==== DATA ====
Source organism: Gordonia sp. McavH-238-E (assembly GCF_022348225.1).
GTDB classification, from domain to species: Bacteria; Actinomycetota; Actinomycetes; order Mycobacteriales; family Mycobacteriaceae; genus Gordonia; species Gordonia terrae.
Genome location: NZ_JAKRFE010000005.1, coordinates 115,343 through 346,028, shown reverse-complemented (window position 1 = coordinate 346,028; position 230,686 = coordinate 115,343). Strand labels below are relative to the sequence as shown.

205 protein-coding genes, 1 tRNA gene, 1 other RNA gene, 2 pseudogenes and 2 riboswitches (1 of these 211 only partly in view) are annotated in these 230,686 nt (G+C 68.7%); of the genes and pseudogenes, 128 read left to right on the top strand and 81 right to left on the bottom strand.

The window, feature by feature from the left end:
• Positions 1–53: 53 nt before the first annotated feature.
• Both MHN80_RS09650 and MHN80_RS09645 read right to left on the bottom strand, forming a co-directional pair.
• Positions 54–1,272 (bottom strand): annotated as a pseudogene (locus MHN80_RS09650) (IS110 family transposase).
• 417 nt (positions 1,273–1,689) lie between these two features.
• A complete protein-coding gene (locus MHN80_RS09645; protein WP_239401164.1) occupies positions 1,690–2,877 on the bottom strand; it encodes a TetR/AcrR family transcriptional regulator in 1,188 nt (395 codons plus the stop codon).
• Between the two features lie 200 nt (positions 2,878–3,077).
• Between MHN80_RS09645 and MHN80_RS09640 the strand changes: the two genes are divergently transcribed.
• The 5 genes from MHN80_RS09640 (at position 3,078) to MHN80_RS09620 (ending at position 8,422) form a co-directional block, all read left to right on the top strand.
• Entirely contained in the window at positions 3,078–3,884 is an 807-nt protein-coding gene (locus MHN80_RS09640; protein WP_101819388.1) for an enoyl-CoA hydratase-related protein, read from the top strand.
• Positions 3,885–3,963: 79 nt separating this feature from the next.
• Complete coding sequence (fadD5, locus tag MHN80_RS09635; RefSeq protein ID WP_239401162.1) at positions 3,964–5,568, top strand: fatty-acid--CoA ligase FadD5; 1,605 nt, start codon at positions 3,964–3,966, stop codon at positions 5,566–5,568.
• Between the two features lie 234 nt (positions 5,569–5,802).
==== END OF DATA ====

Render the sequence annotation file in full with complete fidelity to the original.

Source organism: Gordonia sp. McavH-238-E (assembly GCF_022348225.1).
GTDB classification, from domain to species: Bacteria; Actinomycetota; Actinomycetes; order Mycobacteriales; family Mycobacteriaceae; genus Gordonia; species Gordonia terrae.
Genome location: NZ_JAKRFE010000005.1, coordinates 115,343 through 346,028, shown reverse-complemented (window position 1 = coordinate 346,028; position 230,686 = coordinate 115,343). Strand labels below are relative to the sequence as shown.

205 protein-coding genes, 1 tRNA gene, 1 other RNA gene, 2 pseudogenes and 2 riboswitches (1 of these 211 only partly in view) are annotated in these 230,686 nt (G+C 68.7%); of the genes and pseudogenes, 128 read left to right on the top strand and 81 right to left on the bottom strand.

The window, feature by feature from the left end:
• Positions 1–53: 53 nt before the first annotated feature.
• Both MHN80_RS09650 and MHN80_RS09645 read right to left on the bottom strand, forming a co-directional pair.
• Positions 54–1,272 (bottom strand): annotated as a pseudogene (locus MHN80_RS09650) (IS110 family transposase).
• 417 nt (positions 1,273–1,689) lie between these two features.
• A complete protein-coding gene (locus MHN80_RS09645; protein WP_239401164.1) occupies positions 1,690–2,877 on the bottom strand; it encodes a TetR/AcrR family transcriptional regulator in 1,188 nt (395 codons plus the stop codon).
• Between the two features lie 200 nt (positions 2,878–3,077).
• Between MHN80_RS09645 and MHN80_RS09640 the strand changes: the two genes are divergently transcribed.
• The 5 genes from MHN80_RS09640 (at position 3,078) to MHN80_RS09620 (ending at position 8,422) form a co-directional block, all read left to right on the top strand.
• Entirely contained in the window at positions 3,078–3,884 is an 807-nt protein-coding gene (locus MHN80_RS09640; protein WP_101819388.1) for an enoyl-CoA hydratase-related protein, read from the top strand.
• Positions 3,885–3,963: 79 nt separating this feature from the next.
• Complete coding sequence (fadD5, locus tag MHN80_RS09635; RefSeq protein ID WP_239401162.1) at positions 3,964–5,568, top strand: fatty-acid--CoA ligase FadD5; 1,605 nt, start codon at positions 3,964–3,966, stop codon at positions 5,566–5,568.
• Between the two features lie 234 nt (positions 5,569–5,802).